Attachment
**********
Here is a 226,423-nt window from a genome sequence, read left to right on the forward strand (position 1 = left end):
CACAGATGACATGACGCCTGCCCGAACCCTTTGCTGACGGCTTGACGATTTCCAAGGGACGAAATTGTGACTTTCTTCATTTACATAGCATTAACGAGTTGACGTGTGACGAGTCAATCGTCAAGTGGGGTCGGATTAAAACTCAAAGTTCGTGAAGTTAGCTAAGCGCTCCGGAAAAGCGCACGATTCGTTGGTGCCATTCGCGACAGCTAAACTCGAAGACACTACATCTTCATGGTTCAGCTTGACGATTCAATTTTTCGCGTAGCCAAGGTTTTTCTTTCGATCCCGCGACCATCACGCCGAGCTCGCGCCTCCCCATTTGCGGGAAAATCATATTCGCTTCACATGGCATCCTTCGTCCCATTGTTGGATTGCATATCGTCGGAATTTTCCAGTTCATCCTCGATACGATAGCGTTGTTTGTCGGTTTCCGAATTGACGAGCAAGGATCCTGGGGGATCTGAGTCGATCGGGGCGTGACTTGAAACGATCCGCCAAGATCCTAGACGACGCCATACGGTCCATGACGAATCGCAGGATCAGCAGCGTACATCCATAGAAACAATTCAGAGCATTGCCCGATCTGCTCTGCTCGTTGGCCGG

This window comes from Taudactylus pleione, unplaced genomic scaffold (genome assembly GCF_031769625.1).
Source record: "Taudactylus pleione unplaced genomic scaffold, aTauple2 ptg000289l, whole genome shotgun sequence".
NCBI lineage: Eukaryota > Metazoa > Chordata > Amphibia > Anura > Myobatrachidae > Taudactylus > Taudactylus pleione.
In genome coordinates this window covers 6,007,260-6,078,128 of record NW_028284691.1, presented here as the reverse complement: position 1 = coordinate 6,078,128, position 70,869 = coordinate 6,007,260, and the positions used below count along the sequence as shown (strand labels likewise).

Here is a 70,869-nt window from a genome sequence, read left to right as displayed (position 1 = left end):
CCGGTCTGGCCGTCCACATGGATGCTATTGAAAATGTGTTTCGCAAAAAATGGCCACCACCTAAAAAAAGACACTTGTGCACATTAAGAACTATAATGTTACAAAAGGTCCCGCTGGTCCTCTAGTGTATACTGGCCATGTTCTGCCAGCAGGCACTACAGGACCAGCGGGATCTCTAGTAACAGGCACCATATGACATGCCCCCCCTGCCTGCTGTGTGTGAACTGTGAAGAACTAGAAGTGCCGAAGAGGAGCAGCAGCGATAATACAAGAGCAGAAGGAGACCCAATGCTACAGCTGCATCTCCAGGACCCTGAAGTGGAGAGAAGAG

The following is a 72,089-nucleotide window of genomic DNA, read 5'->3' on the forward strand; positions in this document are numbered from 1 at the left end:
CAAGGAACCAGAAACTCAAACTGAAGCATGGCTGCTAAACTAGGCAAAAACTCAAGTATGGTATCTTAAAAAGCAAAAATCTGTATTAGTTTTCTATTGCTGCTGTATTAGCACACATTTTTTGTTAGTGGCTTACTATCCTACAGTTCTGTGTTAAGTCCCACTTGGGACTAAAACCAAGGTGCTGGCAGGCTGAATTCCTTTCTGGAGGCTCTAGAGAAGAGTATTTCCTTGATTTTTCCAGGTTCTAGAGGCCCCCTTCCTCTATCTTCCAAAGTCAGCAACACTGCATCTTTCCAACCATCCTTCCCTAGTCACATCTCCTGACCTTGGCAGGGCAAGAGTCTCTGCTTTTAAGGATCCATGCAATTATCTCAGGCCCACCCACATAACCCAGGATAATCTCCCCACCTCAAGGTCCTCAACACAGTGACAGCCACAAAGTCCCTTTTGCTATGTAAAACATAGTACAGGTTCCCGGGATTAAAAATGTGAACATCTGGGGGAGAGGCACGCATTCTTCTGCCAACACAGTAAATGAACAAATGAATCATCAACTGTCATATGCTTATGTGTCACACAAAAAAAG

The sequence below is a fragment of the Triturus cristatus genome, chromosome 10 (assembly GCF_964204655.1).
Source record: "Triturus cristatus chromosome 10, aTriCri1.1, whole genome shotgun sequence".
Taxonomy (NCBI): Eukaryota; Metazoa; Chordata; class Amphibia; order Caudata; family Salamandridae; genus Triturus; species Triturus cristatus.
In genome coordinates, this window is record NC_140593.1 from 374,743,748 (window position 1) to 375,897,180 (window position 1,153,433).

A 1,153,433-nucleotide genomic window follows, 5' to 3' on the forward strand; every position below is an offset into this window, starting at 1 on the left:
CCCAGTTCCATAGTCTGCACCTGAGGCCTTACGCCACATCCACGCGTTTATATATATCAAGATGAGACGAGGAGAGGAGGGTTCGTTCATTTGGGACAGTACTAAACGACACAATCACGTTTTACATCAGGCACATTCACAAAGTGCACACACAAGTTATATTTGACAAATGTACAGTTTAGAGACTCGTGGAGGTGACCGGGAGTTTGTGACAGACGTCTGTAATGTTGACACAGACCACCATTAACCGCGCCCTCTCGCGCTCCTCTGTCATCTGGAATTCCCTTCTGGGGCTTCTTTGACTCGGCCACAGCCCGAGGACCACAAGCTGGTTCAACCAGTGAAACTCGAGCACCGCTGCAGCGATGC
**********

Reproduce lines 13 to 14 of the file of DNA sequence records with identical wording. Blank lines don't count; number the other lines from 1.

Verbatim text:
Taxonomy (NCBI): Eukaryota; Metazoa; Chordata; class Amphibia; order Caudata; family Salamandridae; genus Triturus; species Triturus cristatus.
In genome coordinates, this window is record NC_140593.1 from 374,743,748 (window position 1) to 375,897,180 (window position 1,153,433).